Levittown Community Maps Out Opioid-Troubled Areas

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Community members have reported drug and alcohol usage during the evening in the secluded areas behind Tri-County Bazaar, as well as behind the Dairy Mart. (Photo by Maya Brown)

A year ago, members of the Levittown community volunteered to speak on-the-record about the area’s opioid epidemic.

Parents and children have fallen victim to the illness known as addiction. From pain killers to over-the-counter pills and other drugs, this epidemic simply has no limit. During last year’s three-part series, Anton Media Group revealed how severe opioid issues in Levittown and its surrounding areas are.

Adrienne LoPresti, an assistant director at the YES Community Counseling Center, which has offices in Levittown and Massapequa has seen it all first-hand. As part of the organization’s many group discussions, a large portion of attendees are those under 18.

“It’s inherent that when you don’t belong or you don’t feel good about yourself, you go do something else,” she said at the time. “Now, we have all of those things that have always existed, in addition to living in a world where there is a greater accessibility because of electronics. There are also greater pressures and stressors in terms of a more competitive society. The combination of lower threshold, higher stress levels and accessibility all ends up to substance use.”

Fast forward to 2020 and there’s a pandemic. Stay-at-home orders started in March and some are still stuck at home. Whether they are unemployed or working from the comfort of their home, more mental health issues are appearing.

It is easy for one who had addiction issues in the past to fall off the wagon when they’re stuck at home. And it is just as easy for one who never had an addiction to grab a pain killer and see what happens.

“For our clients who were engaged before the pandemic, they remained engaged and we were really happy to see that,” LoPresti said last week, a year after the three-part series printed. “We have also seen clients with increased stressors during this time, losing jobs and a change in finances. They did result in overdoses and, fortunately, they were not fatal. For some, it resulted in a relapse when they were in what appeared to be a stable place of recovery prior to the pandemic. It became a tipping point for some.”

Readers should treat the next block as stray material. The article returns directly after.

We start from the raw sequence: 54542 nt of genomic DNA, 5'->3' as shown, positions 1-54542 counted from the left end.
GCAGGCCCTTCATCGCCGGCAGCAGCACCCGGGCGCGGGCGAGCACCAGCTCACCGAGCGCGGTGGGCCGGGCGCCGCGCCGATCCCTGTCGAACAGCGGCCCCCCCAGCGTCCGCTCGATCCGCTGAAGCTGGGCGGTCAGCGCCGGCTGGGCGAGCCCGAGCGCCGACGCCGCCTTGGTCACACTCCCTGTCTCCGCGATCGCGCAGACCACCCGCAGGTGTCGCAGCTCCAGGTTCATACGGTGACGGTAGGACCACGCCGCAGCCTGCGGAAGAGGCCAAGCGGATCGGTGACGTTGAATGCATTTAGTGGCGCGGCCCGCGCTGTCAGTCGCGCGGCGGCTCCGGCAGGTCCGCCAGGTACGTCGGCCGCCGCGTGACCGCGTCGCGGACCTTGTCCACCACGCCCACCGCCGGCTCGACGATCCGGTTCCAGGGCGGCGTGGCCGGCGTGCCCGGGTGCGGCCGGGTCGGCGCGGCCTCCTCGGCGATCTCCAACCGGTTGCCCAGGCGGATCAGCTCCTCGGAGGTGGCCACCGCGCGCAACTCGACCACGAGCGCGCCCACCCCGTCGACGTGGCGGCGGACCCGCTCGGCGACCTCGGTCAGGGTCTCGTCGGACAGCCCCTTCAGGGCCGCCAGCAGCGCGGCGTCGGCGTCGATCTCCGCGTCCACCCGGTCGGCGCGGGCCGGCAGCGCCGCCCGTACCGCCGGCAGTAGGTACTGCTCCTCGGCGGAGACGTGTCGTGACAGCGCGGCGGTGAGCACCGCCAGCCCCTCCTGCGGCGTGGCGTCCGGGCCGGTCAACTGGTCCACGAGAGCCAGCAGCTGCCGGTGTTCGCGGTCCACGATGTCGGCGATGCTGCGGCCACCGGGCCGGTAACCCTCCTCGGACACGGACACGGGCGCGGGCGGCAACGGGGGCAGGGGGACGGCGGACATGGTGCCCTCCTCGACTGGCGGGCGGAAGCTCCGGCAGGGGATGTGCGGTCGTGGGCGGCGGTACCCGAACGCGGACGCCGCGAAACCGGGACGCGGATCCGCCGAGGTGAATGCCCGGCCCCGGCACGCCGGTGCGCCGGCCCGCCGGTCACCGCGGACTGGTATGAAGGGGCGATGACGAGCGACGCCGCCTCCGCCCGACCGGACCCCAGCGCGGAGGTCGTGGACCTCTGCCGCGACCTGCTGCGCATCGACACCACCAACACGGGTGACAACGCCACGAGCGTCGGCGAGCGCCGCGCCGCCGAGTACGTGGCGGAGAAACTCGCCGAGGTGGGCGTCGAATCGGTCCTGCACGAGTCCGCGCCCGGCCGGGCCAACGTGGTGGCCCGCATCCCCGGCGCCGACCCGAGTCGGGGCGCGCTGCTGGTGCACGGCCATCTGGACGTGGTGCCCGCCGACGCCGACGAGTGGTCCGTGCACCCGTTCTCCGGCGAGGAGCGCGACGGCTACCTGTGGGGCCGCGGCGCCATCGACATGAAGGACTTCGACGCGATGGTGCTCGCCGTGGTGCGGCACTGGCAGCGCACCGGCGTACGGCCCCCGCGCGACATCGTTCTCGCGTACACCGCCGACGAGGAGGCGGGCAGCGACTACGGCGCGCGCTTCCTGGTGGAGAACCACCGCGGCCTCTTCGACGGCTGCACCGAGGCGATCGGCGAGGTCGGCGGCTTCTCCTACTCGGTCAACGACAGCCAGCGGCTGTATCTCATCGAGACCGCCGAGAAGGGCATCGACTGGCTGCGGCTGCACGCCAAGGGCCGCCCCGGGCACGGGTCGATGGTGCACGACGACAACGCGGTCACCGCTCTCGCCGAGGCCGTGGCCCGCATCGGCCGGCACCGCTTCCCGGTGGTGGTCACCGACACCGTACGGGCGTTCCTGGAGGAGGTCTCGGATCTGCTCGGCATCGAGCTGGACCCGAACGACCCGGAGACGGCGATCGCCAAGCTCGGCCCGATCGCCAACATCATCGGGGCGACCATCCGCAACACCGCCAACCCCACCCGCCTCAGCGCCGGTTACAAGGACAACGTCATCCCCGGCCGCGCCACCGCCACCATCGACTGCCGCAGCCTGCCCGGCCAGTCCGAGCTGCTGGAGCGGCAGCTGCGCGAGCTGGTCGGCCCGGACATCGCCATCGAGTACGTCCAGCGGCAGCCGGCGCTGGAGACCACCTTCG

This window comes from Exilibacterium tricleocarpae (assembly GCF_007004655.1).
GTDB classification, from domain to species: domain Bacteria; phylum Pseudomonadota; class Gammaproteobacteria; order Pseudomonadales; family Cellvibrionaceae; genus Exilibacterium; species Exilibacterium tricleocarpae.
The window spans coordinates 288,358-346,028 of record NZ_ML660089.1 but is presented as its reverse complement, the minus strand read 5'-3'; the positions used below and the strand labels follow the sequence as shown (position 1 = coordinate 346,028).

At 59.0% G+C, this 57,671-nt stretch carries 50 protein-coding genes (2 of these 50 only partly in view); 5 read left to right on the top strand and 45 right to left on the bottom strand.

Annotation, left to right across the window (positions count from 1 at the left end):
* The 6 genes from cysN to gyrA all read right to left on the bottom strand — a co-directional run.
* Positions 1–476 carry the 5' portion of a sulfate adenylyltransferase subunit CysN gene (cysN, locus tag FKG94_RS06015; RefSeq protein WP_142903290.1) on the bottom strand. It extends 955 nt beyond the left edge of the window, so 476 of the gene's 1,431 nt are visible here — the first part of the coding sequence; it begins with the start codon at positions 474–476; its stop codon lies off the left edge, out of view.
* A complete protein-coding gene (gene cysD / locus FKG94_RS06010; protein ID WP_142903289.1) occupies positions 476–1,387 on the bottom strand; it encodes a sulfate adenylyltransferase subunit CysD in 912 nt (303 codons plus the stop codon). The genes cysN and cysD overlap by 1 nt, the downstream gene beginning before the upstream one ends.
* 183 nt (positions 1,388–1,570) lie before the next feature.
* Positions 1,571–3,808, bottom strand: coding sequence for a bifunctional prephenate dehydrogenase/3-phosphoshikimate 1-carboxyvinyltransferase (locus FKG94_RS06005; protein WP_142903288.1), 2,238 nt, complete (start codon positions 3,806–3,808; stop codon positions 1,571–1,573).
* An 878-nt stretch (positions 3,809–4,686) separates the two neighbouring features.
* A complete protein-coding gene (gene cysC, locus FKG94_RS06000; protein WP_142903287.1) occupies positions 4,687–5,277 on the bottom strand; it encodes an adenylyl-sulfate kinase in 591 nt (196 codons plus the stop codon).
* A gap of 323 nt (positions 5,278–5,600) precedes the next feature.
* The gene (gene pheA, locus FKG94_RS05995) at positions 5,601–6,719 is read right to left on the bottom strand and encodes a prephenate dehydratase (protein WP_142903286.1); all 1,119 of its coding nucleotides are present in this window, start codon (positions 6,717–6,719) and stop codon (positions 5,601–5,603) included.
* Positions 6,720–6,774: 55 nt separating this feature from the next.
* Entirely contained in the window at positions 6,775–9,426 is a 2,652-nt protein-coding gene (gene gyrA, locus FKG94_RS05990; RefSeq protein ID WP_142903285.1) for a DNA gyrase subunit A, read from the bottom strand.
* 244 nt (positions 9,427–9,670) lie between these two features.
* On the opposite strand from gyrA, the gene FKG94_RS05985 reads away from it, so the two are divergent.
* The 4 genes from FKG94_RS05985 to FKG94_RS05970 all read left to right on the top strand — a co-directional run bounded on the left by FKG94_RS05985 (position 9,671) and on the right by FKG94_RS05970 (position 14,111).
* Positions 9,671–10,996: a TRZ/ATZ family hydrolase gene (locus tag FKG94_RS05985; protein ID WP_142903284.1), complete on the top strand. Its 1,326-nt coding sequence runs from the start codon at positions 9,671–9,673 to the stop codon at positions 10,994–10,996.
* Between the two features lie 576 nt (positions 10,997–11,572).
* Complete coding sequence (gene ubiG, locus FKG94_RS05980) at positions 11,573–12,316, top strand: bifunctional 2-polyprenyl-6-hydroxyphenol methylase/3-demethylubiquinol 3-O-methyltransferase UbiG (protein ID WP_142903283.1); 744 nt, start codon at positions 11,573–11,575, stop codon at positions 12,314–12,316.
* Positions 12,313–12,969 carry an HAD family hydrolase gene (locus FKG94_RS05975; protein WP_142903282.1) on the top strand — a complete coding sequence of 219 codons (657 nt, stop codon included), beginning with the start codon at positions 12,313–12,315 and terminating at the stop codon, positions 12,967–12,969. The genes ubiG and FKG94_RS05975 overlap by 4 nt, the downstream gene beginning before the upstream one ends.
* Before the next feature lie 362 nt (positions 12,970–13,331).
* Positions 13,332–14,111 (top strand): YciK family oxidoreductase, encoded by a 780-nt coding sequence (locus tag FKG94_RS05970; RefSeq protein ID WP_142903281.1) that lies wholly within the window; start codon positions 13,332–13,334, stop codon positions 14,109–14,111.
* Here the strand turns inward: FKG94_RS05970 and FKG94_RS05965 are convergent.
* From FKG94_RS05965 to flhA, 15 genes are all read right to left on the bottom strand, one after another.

Father Ralph Sommer, pastor of Saint Bernard’s Roman Catholic Church, arrived in Levittown six years ago, and he immediately realized there was a problem.

“I was concerned at the number of funerals we were doing because of opioid overdose deaths,” the pastor said in July of 2019. “To date, in six years, we have buried 28 people who died from overdoses and 21 of them were parents.”

The intense issue of being stuck at home during the coronavirus pandemic inspired Nassau County Legislator John Ferretti to start a mental health website. The website, www.nassaucountyny.gov/4986/Mental-Health-Resources-for-Children-and, lists 18 different organizations that Long Island residents can contact for virtual counseling.

Additionally, fellow Nassau County Legislator Joshua Lafazan revealed a program to create a suicide prevention hot line, 9-8-8, which has yet to launch. But when it does, its impact will go hand-in-hand with the opioid epidemic by preventing untimely deaths.

These are steps in the right direction as the county attempts to lead the national charge when it comes to fighting the opioid epidemic. There are resources available, but people are still not fully aware of them.

“There is a slower influx of individuals coming for help,” LoPresti said. “There are a lot of outpatient programs. They are operating fully through telehealth means. Selfhelp, Alcoholics Anonymous and Narcotics Anonymous are operating fully and have many virtual meetings occurring. Some are starting to occur in person. There have been a lot of restrictions lifted to remove the red tape and give people the services they need.”

Currently, the Levittown Community Action Coalition is finalizing data from its annual “community mapping” project. Each year, the coalition sits down to map out areas in which community members have seen illegal drug use. The map will be revealed this summer, with red dots identifying hot spots that citizens have seen a high usage of drugs.

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